A question about the H1N1 Flu virus and contagion.

Can someone tell me how this works please. My sister works at a jail and they have two pods on quarantine because of this flu. One inmate has died.

She wants to come visit us, but she’s worried that she’ll be contagious and we have a toddler in the family.

So, should she stay away for awhile? As far as I know, she is not sick in anyway.

Unfortunately, flu incubates about 1-4 days before showing symptoms and you can be infectious while asymptomatic a day or so prior to developing symptoms of your own. So there is definitely a risk.

At least a half dozen people have died in the Chicago area already this season, and the hospital I work for requires all employees with patient contact to be vaccinated; those with medical conditions preventing them from being safely vaccinated have to wear masks when with a patient, regardless of whether either of them is showing symptoms. This is being taken seriously.

Missed the edit: I wrote with the assumption that no one was vaccinated, as I figured that would have been an important thing to mention.

Did she get vaccinated this year? Did your toddler?

If so the risk of contagiousness in her to your toddler without her having any symptoms is so small as to be not worth considering. You have more risk going to the grocery store.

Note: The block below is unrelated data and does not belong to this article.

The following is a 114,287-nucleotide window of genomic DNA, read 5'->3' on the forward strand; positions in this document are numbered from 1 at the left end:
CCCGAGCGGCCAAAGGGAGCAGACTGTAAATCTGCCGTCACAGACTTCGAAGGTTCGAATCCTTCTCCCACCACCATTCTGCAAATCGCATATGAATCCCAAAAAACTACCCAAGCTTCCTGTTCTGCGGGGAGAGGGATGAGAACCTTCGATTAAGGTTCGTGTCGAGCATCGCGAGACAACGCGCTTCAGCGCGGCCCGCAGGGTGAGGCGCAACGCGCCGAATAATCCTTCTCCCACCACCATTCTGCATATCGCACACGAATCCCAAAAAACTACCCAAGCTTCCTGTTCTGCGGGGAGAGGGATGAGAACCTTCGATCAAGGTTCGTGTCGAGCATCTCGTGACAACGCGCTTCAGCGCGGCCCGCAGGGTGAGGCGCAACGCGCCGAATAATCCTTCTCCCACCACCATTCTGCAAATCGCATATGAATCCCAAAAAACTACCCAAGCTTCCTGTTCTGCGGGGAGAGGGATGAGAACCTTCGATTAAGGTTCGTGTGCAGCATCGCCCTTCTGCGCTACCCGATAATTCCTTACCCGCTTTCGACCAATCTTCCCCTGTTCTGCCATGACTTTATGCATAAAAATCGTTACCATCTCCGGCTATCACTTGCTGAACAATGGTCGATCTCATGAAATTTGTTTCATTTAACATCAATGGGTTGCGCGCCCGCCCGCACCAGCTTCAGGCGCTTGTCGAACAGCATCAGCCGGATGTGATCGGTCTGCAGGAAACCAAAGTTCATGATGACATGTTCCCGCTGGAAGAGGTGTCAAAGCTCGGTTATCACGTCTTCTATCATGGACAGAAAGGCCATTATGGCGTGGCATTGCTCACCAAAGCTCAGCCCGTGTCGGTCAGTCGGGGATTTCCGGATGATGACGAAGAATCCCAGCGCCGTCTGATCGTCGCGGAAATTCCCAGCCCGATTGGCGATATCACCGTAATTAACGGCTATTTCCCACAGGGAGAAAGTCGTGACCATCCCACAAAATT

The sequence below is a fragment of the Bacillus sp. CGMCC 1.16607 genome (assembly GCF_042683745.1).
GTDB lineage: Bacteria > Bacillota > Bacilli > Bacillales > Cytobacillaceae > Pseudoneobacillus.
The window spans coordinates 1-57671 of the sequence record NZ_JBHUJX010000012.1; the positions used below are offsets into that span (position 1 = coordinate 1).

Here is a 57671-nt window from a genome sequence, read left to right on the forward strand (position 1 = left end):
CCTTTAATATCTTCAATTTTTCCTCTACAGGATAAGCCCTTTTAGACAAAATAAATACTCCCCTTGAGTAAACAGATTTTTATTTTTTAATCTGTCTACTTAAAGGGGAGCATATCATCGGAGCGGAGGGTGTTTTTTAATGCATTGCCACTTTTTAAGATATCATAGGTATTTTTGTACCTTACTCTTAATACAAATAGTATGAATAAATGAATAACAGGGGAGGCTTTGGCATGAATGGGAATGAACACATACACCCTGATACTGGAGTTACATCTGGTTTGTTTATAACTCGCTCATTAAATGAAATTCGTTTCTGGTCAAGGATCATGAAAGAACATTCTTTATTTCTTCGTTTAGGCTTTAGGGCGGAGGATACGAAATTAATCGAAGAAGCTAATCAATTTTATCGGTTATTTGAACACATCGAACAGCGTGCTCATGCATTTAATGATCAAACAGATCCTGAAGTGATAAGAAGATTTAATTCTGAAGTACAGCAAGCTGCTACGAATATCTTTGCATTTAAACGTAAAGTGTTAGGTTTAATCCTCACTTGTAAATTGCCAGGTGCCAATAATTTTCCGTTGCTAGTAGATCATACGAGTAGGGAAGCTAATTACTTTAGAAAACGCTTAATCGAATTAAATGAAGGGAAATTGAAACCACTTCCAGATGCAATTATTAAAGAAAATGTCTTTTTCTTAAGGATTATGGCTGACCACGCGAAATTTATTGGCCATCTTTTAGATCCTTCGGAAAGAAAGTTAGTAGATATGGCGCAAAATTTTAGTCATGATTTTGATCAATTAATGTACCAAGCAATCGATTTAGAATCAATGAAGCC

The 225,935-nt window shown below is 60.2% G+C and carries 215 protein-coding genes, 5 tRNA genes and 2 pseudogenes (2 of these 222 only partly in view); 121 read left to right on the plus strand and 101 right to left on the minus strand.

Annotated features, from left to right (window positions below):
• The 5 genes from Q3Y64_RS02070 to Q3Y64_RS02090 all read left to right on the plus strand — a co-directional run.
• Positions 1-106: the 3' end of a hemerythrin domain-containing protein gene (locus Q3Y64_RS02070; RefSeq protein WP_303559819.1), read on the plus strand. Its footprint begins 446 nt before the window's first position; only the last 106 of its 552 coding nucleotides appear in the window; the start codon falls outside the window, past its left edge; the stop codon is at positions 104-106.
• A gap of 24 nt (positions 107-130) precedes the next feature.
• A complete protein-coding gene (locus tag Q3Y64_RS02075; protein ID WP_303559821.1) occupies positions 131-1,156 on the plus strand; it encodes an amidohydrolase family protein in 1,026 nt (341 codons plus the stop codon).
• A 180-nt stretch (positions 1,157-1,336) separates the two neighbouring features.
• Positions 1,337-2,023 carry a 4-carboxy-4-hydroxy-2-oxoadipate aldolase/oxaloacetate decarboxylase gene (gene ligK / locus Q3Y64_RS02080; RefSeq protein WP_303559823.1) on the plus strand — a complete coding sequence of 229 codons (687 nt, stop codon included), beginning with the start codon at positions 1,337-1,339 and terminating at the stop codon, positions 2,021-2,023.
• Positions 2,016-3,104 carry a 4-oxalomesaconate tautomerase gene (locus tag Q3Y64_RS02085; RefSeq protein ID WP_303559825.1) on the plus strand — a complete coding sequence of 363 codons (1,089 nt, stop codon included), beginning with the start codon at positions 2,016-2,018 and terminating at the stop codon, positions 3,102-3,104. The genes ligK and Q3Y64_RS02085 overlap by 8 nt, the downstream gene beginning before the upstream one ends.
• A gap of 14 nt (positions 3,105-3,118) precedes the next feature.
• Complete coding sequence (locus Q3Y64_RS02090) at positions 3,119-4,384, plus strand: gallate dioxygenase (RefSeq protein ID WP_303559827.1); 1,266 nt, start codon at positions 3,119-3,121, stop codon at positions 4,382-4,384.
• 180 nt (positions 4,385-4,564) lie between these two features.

I didn’t know when I posted, but she did get her shot and so did the baby, so we should be okay. Thanks you guys.

Did this year’s general flu shot include the H1-N1 among the strains? I know it varies from year to year …

I’m 99.9% certain that I read somewhere that it did. In fact, I think I read it here. I’ll see if I can dig something up if somebody doesn’t beat me to it. I’ll try the CDC’s main page first.

I got the flu shot in October and am currently home sick with H1N1. It is super nasty in the lungs.

Apparently my case would have been worse without the shot, but I have asthma, even this " mild" case almost resulted in a trip to the hospital.

Yes, a H1N1 strain was chosen.

Influenza vaccine is 60% successful in preventing the flu. Even if the vaccine does not guarantee 100% that they will not get sick from the flu. If you get flu after you have been vaccinated, however, will heal a lot easier than it.
This is true and for the deadly H1N1 swine flu that causes epidemic flu season in 2013-2014.